447  240
  • Publication
    Open Access
    From micro to meso: Scaling of a teacher noticing study
    Teacher noticing is specialized to its purpose of noticing events and students that are central to the teachers’ professional goals. This study extended prior work of teacher noticing beyond case studies of individual classrooms into implementation across several schools, leveraging eye-tracking and video technologies to collect and analyze teacher-noticing patterns that complement video-based reflective dialogues for additional insights. Practices at the micro level (single school) were reconsidered and implemented at a higher meso level (across multiple schools) in this study. The findings show that differences between teachers’ noticing patterns across schools may be attributed to school cultures, teaching strategies, and teacher beliefs, backed by eye-tracking data analyses and reflective dialogues.
      299  103
  • Publication
    Open Access
    Cultivating and supporting learning analytics literacy using 3M analytical framework
    (2022)
    Lee, Min
    ;
    The widespread adoption of personal computers and mobile devices has enabled learning analytics to become more pervasive among teachers, school administrators, students and parents. While the past decade has marked notable advancements in learning analytics, less attention has been paid to the unique characteristics of learning analytics that necessitate the notion of learning analytics literacy. Although researchers have documented the common use and misuse of learning analytics in education, there is still limited research that highlights the importance of cultivating literacy around the use of learning analytics for better understanding of teaching and learning practices. This paper describes how a Micro-Meso-Macro (3M) analytical approach can be used to support and enhance learning analytics literacy among education stakeholders, while raising the prospects of how a systematic implementation of raising learning analytics literacy can be done through two interacting themes: raising awareness and raising criticality.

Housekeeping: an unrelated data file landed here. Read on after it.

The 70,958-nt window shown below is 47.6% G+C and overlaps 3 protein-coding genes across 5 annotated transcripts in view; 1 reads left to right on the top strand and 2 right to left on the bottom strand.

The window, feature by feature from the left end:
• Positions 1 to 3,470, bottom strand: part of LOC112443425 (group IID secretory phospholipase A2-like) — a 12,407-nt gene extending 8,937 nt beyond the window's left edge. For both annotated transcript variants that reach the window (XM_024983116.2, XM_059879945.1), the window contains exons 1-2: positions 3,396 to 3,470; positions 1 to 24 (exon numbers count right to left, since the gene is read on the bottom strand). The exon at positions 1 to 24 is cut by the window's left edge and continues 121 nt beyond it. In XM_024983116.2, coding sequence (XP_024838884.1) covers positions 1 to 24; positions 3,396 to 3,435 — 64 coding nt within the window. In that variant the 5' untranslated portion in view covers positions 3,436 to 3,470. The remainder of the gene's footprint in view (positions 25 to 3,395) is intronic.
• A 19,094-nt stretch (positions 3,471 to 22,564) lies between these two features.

45  45
  • Publication
    Open Access
    Exploring students' epistemic emotions in knowledge building using multimodal data
    (2022) ;
    Ong, Aloysius Kian-Keong
    ;
    Grasping students' emotions, especially those relating to learning, in a collaborative setting is no easy feat for teachers. The quality of collaboration comprises both visible behavior and emotion and the less visible emotional traits relating to engagement and motivation. Teachers often rely on their experience and intuition when it comes to these invisible traits. In this study, we collected multimodal data from a collaborative knowledge building classroom to analyze when and how students' emotions transpire during the working and improvement of ideas. Data included textual data, self-reports from surveys, interviews, and physiological data from face-to-face and online knowledge building discourse of 17 students in a 2.5-hour Social Studies lesson. We found shifts in epistemic emotions during idea improvement activities, and the students explained these shifts in understanding the discussion and engaging in idea-centric processes. We discuss findings for ongoing work to develop multimodal analytics for knowledge building practice.
      157  171